People-Skills Morale: Proud or Impressed?
by Kate Nasser | 17 Comments »
As The People-Skills Coach, I often write posts on improving communication with just one word. The post, The Perfect Apology and the ONE Word That Destroys It, has helped thousands to improve their people-skills for tough moments.
Today I touch on a not so obvious one word change that makes a big difference. The next time you think of saying, “I am proud of you”, ask yourself if impressed would be a better word.
The Story. A friend of mine hired a consultant to give her some technical coaching on how to use Facebook. Twice in their very first session, the consultant said “I am proud of you”. My friend told me she thought the consultant was about to put a little gold star on her forehead the way they did in grammar school.
When I stopped laughing, I felt compelled to write this post on the difference between I am proud of you vs. I am impressed.
Proud works with:
- Your children
- Your town’s sports teams
- Your state’s or town’s recovery from disaster
- Your country (e.g. our troops)
- Your mutual success (leaders, teammates, family members)
The common element is mutual involvement and success.
Time is also a factor. If the consultant had been working with my friend for a long time and knew my friend well, “I am proud of you” could work. Said too soon in a work relationship, it suggests a familiarity and hierarchy that sounds patronizing.
Leaders, take note. Your title and position don’t guarantee success. If you have established a bond, “I am proud of you” can deliver a very special message and boost morale. If you say it to your teams without first getting to know them, the statement may fizzle like a wet firecracker.
On the other hand, “I am so impressed with …” or “I am proud to know you” communicates recognition of the person’s efforts while showing respect for their independence and individuality. Parents — this works well with teenagers and your adult children!
When I teach, coach, or team build, I remark about my clients’ breakthroughs and strides in this way. It acknowledges their accomplishments and avoids the patronizing pitfalls of “I am proud of you”.
From my experience to your success,
Kate Nasser, The People-Skills Coach
©2011 Kate Nasser, CAS, Inc. Somerville, NJ. For permission to re-post or republish, please email email@example.com. Thank you for respecting intellectual capital.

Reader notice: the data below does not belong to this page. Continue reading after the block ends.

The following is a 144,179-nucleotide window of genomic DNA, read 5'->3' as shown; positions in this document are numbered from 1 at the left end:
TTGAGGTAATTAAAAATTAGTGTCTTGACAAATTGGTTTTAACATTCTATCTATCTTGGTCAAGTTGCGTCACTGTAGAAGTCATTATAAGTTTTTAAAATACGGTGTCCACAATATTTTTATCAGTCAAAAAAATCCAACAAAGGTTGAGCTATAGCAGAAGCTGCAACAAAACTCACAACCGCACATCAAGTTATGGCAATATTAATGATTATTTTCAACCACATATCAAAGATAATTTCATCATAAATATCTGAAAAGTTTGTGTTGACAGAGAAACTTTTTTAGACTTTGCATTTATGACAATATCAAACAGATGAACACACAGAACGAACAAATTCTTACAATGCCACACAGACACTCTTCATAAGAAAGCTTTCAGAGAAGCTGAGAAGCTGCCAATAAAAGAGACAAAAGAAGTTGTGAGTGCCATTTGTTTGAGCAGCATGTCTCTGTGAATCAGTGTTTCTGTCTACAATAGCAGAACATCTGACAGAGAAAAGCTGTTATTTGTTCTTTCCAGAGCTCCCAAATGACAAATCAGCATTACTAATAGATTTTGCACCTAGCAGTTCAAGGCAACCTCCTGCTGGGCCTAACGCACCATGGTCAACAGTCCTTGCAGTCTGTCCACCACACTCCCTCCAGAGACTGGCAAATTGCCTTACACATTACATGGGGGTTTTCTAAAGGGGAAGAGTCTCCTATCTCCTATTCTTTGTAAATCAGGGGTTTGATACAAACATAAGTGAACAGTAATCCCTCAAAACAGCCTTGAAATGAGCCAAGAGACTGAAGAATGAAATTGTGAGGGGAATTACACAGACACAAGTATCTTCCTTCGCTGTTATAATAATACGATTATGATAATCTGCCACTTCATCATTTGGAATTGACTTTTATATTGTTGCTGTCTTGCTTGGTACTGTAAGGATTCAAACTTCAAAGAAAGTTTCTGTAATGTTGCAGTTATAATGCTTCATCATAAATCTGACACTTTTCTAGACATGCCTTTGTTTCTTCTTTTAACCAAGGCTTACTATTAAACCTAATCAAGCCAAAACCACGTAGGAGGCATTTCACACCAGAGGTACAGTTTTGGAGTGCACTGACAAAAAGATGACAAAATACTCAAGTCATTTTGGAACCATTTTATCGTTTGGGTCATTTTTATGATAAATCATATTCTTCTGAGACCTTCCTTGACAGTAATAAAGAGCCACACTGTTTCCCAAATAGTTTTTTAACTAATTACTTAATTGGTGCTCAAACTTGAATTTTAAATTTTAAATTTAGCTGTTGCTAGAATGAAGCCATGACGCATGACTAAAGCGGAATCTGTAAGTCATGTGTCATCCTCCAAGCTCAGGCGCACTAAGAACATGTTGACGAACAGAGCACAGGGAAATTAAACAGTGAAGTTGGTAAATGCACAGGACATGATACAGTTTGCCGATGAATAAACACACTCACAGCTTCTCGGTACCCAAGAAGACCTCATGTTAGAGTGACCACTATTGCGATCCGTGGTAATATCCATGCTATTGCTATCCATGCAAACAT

Kate Nasser, The People-Skills Coach, turns interaction obstacles into interpersonal and professional success. 21 years and still innovating, Kate delivers workshops, DVDs, and consultations that take you and your teams from good/great to unstoppable. See this site for more info.
A very useful tool.
I think this also works wonderfully in the Consumer 2 Business context – when praising a company I will often use the a version of “I am impressed” such as “I was so impressed with your agent today…” or “I am really impressed with the quality of your new product”. Of course, I might also use this in the complaints context – “I am unimpressed with the time taken to deal with this issue” or I really an unimpressed with the attitude displayed to me by …”. I can’t imagine using the pride approach for either of these situations. But would we use in our language when speaking to a customer? Certainly, we would use “We are very impressed with the idea you suggested…” but we shouldn’t use – but I’ve seen it(!) – “We are unimpressed with your complaint…”.
Great insights relating to the customer Michael. As for “we are unimpressed with your complaint” — it is utterly ridiculous, rude, and business suicide.
Never heard or seen that one! Thanks for sharing it.
Great insight Kate and good advice I’ll use & share with my clients. I completely understand your friend’s perspective on feeling as if you’re being treated as a child versus an adult. Kudos again!
Good story as always! I laughed too, especially it reminds me my first contact with pre-schooler parents in the US (Atlanta). I was so amused as a French by over-praising moms with plenty of “I am proud of you”, “Good job”, “Fantastic” superlatives when it was nothing special to encourage! Acknowledgment is an art and it should really make the recipient feel good not you ! Kate, you are able to make people think better by sharing your insights in a direct and smart way. People who work with you are lucky ! Have a great day .
Quite right, as usual, Kate. The psychology behind this one is amusing to me. What most people in the working world know, subconsciously at least, is that the manager-employee dynamic is nearly identical to the parent-child dynamic. The parallels in best practices and dysfunctions alike are nearly 1:1.
For some reason, no one wants to admit this out loud. But whenever I say it in one of my classes, the knowing laughs and vigorous nodding tell me it is not news to anyone. I have not researched this phenomenon, so I don’t know why we don’t want to think about the similarities. Regardless, my guess is the “proud of” line you mention makes this open secret *too* open.